When once the Dragons’ Veil is breached, the magic is doomed to fade away. The self-indulgence of one princess changes the course of existence for two very different worlds.
When Princess Shaila flew her dragon through the magic barrier on her husband-quest, she disturbed the delicate balance that kept the sanctuary safe. After a thousand years protecting peaceful, bountiful Isoladia, the Veil is fading…and the drought and war that plagues the outside world threatens to spread to the island.
Princess Shaila’s self-indulgence has weakened the Veil, but that mistake won’t be her last. She’d wanted handsome Armon Duel, a lordly soldier unlikely to object to a wife of unruly nature, to become her husband. An unfortunate blunder on the part of her dragon instead lands her with Captain Breedyn Sol, a domineering hulk who’s everything Shaila intended to avoid!
Breedyn Sol is horrified at what’s been done to him against his will. Not only did he nearly suffocate inside the dragon’s heaving gullet, but he’s been separated from all that’s important to him–his duty and his men. He’s as determined to leave as Shaila is to send him back. Unfortunately for both of them, there is no turning back…
GENRE: Fantasy ISBN: 9781921636172 ASIN: B00427YM7E Word Count: 206, 807
Home again, with revelations…
“Hang on!” Galvistor warned.
Remembering their last flight through the great barrier Veil, he braced to face a violent slam of icy wind and rain.
This time he entered the whirling mist from the west, over the high mountains that edged the world outside the Veil. Princess Shaila, carried before him inside the cage of his foreclaws, was already shivering.
The vapor enclosed them, snuffing sight and sound. To his surprise and relief, the elements inside what Shaila called the ‘big green cloud’ were less intense than during their original passage. The air was cold and blustery, but not unmanageable.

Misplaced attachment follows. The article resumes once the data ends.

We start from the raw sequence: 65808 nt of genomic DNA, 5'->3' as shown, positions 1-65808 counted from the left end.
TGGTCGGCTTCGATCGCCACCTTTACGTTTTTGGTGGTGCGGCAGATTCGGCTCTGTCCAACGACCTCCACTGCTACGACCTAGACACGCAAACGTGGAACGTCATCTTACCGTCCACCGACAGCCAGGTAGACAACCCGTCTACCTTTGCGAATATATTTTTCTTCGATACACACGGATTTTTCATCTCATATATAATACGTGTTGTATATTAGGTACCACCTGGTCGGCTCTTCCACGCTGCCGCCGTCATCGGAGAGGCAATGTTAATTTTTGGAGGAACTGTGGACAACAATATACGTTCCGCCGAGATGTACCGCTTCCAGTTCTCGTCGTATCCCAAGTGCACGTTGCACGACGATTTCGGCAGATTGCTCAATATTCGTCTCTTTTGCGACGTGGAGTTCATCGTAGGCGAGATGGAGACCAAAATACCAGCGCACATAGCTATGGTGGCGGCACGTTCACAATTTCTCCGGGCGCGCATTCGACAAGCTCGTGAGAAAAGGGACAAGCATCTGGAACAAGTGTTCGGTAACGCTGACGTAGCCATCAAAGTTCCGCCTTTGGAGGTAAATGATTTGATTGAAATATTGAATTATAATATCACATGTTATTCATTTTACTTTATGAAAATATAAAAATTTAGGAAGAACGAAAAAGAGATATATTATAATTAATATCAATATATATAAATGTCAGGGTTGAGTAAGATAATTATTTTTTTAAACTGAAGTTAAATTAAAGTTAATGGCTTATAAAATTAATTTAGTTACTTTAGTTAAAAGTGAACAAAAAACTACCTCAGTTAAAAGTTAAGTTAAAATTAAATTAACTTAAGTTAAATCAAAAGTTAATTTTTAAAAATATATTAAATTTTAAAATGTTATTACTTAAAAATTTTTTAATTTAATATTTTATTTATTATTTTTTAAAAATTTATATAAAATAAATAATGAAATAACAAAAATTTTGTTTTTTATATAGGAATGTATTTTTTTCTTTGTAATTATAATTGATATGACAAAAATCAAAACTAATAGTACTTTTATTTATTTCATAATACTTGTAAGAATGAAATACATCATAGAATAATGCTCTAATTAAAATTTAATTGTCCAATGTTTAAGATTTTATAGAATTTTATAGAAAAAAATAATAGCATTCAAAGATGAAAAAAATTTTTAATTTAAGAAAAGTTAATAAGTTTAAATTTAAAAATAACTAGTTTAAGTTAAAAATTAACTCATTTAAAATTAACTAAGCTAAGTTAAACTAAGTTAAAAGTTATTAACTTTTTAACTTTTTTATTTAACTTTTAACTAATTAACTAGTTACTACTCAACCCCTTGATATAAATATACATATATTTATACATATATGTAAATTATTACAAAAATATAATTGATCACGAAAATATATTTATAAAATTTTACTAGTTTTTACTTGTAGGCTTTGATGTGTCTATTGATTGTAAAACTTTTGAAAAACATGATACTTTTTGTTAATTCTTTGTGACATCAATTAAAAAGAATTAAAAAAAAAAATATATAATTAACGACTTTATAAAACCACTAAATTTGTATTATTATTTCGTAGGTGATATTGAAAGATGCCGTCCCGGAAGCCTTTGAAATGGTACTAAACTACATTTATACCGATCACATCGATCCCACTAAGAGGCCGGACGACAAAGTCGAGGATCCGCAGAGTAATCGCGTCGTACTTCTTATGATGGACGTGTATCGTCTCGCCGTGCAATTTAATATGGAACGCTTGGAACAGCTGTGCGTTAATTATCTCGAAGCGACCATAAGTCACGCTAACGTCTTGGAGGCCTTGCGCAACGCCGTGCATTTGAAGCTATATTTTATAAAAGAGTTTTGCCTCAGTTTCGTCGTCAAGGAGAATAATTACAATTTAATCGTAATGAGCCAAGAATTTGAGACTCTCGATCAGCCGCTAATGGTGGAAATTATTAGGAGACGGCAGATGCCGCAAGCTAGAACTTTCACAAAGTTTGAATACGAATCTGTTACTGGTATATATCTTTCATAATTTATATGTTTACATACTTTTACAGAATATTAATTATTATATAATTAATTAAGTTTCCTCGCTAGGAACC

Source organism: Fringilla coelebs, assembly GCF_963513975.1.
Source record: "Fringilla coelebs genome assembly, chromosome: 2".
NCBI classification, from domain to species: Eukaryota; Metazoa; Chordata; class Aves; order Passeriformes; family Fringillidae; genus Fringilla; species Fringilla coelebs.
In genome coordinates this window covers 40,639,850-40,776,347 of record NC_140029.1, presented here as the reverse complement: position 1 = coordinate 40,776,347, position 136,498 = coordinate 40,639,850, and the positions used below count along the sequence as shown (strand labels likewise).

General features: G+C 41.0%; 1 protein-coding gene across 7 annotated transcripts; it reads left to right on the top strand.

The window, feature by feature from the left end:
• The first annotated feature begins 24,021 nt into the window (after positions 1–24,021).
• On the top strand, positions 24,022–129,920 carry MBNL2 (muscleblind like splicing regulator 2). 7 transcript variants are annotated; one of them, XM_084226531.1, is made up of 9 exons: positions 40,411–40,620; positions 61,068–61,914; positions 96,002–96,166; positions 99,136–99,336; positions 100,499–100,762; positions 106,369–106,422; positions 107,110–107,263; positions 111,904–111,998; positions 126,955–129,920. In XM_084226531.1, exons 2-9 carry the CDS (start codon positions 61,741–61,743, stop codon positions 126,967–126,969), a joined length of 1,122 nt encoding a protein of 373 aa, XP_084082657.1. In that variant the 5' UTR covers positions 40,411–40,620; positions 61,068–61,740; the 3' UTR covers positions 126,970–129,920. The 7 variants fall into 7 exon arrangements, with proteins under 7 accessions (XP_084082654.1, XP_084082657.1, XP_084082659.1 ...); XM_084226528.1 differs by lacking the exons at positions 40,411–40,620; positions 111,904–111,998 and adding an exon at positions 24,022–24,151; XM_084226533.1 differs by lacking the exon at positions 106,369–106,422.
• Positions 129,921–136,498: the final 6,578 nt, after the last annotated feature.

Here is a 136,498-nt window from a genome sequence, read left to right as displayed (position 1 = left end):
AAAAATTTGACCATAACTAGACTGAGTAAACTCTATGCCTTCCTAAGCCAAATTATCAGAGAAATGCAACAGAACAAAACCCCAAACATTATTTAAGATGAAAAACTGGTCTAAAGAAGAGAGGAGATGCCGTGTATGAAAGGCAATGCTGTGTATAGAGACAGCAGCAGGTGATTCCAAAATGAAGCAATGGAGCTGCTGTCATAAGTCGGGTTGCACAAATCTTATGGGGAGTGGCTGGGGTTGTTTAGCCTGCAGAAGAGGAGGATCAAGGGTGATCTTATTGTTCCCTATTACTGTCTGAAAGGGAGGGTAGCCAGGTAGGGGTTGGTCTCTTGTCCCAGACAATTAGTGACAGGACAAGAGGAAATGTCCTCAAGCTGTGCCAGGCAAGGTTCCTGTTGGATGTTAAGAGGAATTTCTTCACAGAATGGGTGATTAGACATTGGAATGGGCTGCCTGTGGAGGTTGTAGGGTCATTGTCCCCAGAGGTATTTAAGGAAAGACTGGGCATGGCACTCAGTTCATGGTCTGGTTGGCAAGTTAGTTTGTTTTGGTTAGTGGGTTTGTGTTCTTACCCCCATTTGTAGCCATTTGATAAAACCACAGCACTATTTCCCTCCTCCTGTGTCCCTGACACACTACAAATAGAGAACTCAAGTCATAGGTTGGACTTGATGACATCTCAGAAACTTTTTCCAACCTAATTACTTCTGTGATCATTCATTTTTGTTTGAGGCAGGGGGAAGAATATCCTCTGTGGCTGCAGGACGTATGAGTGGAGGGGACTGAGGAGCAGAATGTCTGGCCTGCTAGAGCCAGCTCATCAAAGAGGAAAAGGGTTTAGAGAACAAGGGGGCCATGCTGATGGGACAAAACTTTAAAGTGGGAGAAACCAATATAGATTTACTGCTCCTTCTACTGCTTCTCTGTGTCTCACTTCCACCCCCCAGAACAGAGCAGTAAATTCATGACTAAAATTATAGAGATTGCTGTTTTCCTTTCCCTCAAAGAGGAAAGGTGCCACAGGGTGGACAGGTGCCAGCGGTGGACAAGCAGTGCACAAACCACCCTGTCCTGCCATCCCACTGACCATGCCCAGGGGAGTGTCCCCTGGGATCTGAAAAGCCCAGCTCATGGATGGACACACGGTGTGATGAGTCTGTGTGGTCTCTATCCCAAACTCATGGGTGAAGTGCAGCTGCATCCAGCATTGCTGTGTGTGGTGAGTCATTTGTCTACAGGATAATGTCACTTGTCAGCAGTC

Thank Gansur! He had anticipated a struggle to keep his claw-tips firmly together while being tossed about like a feather in a gale, and keeping them together was imperative. He did not intend to drop the sole heir to the Kingdom of Ambistron again.
He didn’t recall dropping her before, but drop her he had and that moment of distraction could have ended in disaster. The Princess, however, had not only survived the violent land beyond the Veil without him, but completed the purpose of their ill planned sojourn. She had found her husband-choice, which shouldn’t surprise Galvistor. Shaila was feisty and stubborn. Once focused on a task, she finished it.
Even now a ton of human male lay like a boulder inside his upper gullet. The Princess had wanted a staunch mate, had she not? Nothing could be stauncher than this heft of humanity, whose vicious struggles had bruised his poor interior. The human seemed to be settling at last, accepting his situation. Either that or the man was running out of air, which increased the need for a swift flight home. Galvistor wasn’t going to mention that prospect to Shaila. She had been carried in the same discomfiting manner and knew the difficulties.
No choice for it, though, but to carry the man inside, since Galvistor had been forced to destroy the riding harness that kept Shaila secure on his back when they flew. Getting the near frozen Princess off his back and reanimated after their first encounter with the Veil had required chewing the harness apart. At least the husband-choice was warm, while Shaila, who wore nothing but simple, light clothing, had to suffer the icy wind that sieved through Galvistor’s claws.